Maine Senate President Troy Jackson and a number of Democratic leaders are pushing forward two bills to explore importing drugs from Canada. One bill would look at allowing individuals to access prescription drugs from Canada, the other would set up a wholesale system. The bills are aimed at reducing prescription drug costs for Maine residents.
But critics say it's risky business. Former FBI Director Louis Freeh recently released a report criticizing drug importation efforts. He spoke with Maine Public's Morning Edition host Irwin Gratz earlier from a conference in Florida on the very matter. But it turns out that Freeh's perspective and Sen. Jackson's aren't as far apart as one might expect. Freeh says he worries about where the drugs are manufactured.
LOUIS FREEH: So with respect to medicines, you know we have in the U.S. a closed supply system with respect to pharmaceuticals, which means licensed pharmacists dispense FDA-inspected and approved drugs. What's happening now is a great enhancement - and actually political pressure - to allow foreign-made medicines to come into the United States, on the argument that they can be cheaper and more competitive. And we focused on this because we are finding that many of these are counterfeits. Some of them have dangerous elements such as fentanyl in them. And, more importantly, the manufacturing process is not inspected or regulated. These are medicines which are made in other countries, made under very unsupervised, unsanitary conditions. And then they are transshipped to Canada, and from Canada they come to the U.S. And the Canadian authorities have been very clear that they don't inspect, or even know the content of, these materials, which is why all of our FDA commissioners have refused to allow the importation of foreign-made medicine.
GRATZ: Fair enough. But we can't be the only country that has a really well-established closed system for medication. Are there any places where United States consumers could reasonably look for medications and rely on their efficacy and safety?
FREEH: Yeah, I think I think that's right. I think you could go to Canada, you could go to a licensed pharmacy and buy a prescription, or have a prescription sold there by a doctor, and be fairly confident that the content is safe because it's regulated and inspected by the government there. But that's not the case when you're buying something transshipped into the United States.
GRATZ: OK. So the real problem here is kind of the mail order part of this, and that kind of getting disconnected from those systems.
FREEH: Yes, exactly. It's being untethered from a safety and inspection system.
GRATZ: OK. Obviously, this desire to do this mail order comes in large part from the fact that prescription medication can be very expensive here. Would you not say that perhaps by having someone - the government, drug companies - deal with the price of medications via other countries, you could essentially eliminate the demand for this kind of activity?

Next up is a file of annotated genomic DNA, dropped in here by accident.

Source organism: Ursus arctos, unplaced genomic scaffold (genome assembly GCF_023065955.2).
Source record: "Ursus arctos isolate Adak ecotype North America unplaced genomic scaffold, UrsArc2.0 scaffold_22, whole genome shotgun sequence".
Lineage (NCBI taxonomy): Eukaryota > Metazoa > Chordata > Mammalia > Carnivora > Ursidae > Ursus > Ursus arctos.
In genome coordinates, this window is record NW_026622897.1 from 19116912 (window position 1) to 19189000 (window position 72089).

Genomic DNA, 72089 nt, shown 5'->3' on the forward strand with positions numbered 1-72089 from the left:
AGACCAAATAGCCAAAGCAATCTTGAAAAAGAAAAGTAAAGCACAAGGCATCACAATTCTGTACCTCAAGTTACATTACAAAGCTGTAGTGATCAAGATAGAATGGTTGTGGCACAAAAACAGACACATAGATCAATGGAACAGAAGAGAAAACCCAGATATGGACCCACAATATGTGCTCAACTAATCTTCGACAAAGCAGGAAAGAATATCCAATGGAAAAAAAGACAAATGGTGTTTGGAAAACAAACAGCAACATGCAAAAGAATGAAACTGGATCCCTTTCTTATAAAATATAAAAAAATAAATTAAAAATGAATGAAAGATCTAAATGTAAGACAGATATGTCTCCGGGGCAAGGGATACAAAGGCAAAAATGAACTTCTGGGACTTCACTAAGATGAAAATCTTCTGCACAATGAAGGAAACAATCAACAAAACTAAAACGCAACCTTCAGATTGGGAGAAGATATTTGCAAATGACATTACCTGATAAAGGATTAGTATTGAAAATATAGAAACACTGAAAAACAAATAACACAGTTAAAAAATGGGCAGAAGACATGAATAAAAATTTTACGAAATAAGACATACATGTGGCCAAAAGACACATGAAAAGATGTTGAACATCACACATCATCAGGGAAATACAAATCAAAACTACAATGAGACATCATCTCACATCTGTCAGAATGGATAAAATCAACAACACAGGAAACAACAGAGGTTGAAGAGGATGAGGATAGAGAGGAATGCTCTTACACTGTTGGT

FREEH: You know, as I've studied this there's smarter and safer ways to reduce pharmaceutical costs than just allowing sort of free market competition from foreign-made pharmaceuticals.
GRATZ: Such as?
FREEH: You know, we have - in our system here - we have we have a middle person broker agent who's called the pharmacy benefit manager. They take a large fee and commission for agency work that could probably be substantially reduced.
GRATZ: Lastly let me just ask you since, you know, limiting the purchase of mail order drugs is a potential benefit to prescription drug companies, have any of them contributed financially toward your work in this area?
FREEH: Yes, they're are sponsors of the Partnership for Safe medicines, which is also made up of law enforcement groups, pharmacists - you know, other interested stakeholders, and, of course, the pharmaceutical companies have a major interest here precisely because a lot of the medicines being made are counterfeit, and they're using their name and brand to sell and distribute to people who think they're taking one substance but it's not what they believe it is.
GRATZ: Director Freeh, thank you again for the time.
GRATZ: I really appreciate it.
FREEH: You're welcome.
As far as safety concerns go, Maine Senate President Troy Jackson says that's a priority for him as well. He cites Canada's Federal Drug Administration classification as one of four "tier 1" countries.
"So the FDA feels that these four countries have as good, if not better, safety standards than the United States. Then there's absolutely no reason that we can't set up a system that we're importing from any number of these countries, " Jackson said.
Regarding Jackson's proposed bill to design a wholesale prescription drug importation program to allow drug imports from Canada, that has been referred to both the House and Senate committees on Health Coverage, Insurance and Financial Services.
Originally posted 6:42 a.m. March 21, 2019.